Buffalo shooting highlights new rise of violent white supremacy, and a demand for action

A police officer stands guard outside the scene of a shooting at a supermarket, in Buffalo, N.Y., Sunday, May 15, 2022. (AP Photo/Matt Rourke)

In the aftermath of the domestic terror attack that took place in a Buffalo supermarket, we’re reminded that hate still has a foothold in this country and in our communities. These senseless acts of violence, borne out of white supremacy, aren’t the result of some outside force. But rather the direct result of our country’s inaction to address hate.

The communities I represent in Maryland have felt this familiar pain. This week, the University of Maryland dedicated a new memorial plaza in honor of Lt. Richard Collins III — a soon-to-be graduate of Bowie State and ROTC candidate. He was a son, a friend, and someone with a bright and promising future ahead of him. Lt. Collins was murdered in an act of hate for the color of his skin.

The factors that led to the senseless murders in Buffalo and the murder of Lt. Collins are longstanding and well known. Extremism is on the rise as isolated individuals and racists spread their lies and toxic ideologies on the internet. These young men are radicalized, indoctrinated, and moved to violent acts. And too often, the perpetrators, like the man in Buffalo, are able to commit such atrocities because our permissive and loophole-ridden patchwork of gun laws allows weapons capable of mass death to get into the wrong hands.

The numbers don’t lie. We need to act with urgency.

In 2020, the FBI reported the highest number of hate crimes in 12 years. Over 60 percent of the victims were targeted because of a racial, ethnic, or ancestral bias. Of those crimes, Black individuals were victims of hate crimes more than any other group.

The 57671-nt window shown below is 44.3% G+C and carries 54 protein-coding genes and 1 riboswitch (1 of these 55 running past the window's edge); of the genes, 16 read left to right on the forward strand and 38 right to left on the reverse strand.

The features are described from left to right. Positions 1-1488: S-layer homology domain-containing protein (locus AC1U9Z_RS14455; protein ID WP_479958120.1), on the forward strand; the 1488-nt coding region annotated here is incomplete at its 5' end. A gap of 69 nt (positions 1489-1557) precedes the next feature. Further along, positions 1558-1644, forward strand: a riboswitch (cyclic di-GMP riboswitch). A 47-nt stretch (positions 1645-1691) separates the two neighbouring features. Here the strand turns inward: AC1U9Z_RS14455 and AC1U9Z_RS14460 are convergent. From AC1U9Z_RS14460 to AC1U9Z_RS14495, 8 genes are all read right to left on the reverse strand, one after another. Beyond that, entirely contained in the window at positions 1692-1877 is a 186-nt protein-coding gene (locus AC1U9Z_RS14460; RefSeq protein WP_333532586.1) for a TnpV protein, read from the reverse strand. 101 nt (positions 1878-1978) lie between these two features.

This year, 57 historically Black colleges and universities and houses of worship received bomb threats. And U.S. police departments across the country indicate a double-digit spike in hate crimes in 2021 and a continued rise into 2022, including a 223.7 percent rise in anti-Asian hate crimes, a 58.7 percent rise in anti-Jewish hate crimes, and a 51.3 percent rise in anti-Gay hate crimes.

Guns make this virulent hate even more deadly. According to Everytown, in an average year, over 10,300 hate crimes in the United States involve a firearm—more than 28 each day. Black Americans are too often the victims of these hate-filled attacks, as are trans Americans.

In Congress right now, I have legislation to raise the age to purchase a semiautomatic rifle from 18 to 21 years old. Most Americans have to wait until the age of 21 before they can legally buy alcohol, rent a vehicle or gamble. But under federal law, an 18-year-old can walk into a gun store and buy a military-style assault weapon, just like the teenager in Buffalo. Republicans have blocked this legislation.

In Congress right now, I’m preparing to reintroduce legislation to tackle extremism within the ranks of our military. It’s a model that we can adapt to not only identify when individuals are beginning to go down the wrong path but also ensure proper intervention before violence occurs. Republicans last year blocked this legislation.

And President Biden can continue to bolster the Department of Justice’s capabilities to investigate and prosecute domestic terrorists after former President Donald Trump both ignored and stoked the worst impulses of the extreme right. It must be noted that the Buffalo shooter’s manifesto targeting support for Black communities bears a striking resemblance to the former president’s diatribes against Baltimore as “a disgusting, rat and rodent-infested mess” despite the money spent there.

Words matter. We need each and every Republican leader to denounce the hate-filled rhetoric that has permeated on cable, online and from the mouths of some of the most powerful individuals in our country.

We cannot have a country where Black Americans and people of color live in fear that they will be the next victim of this kind of senseless attack. We cannot give in to a reality where good people can run a simple errand and be murdered in hate. That’s not the America I fought to defend, nor is it a version of America that we can accept.

We continue to mourn these tragic events of injustice and stand with all those continuing to grieve. But today, and every day, we need to recommit ourselves to action.

For the ten souls who lost their lives in Buffalo, for the memory of Lt. Collins, and the individuals taken from loved ones far too soon, we cannot ever allow hate to win.

Rep. Anthony Brown represents Maryland’s 4th District.

Tags Buffalo shooting violent extremism

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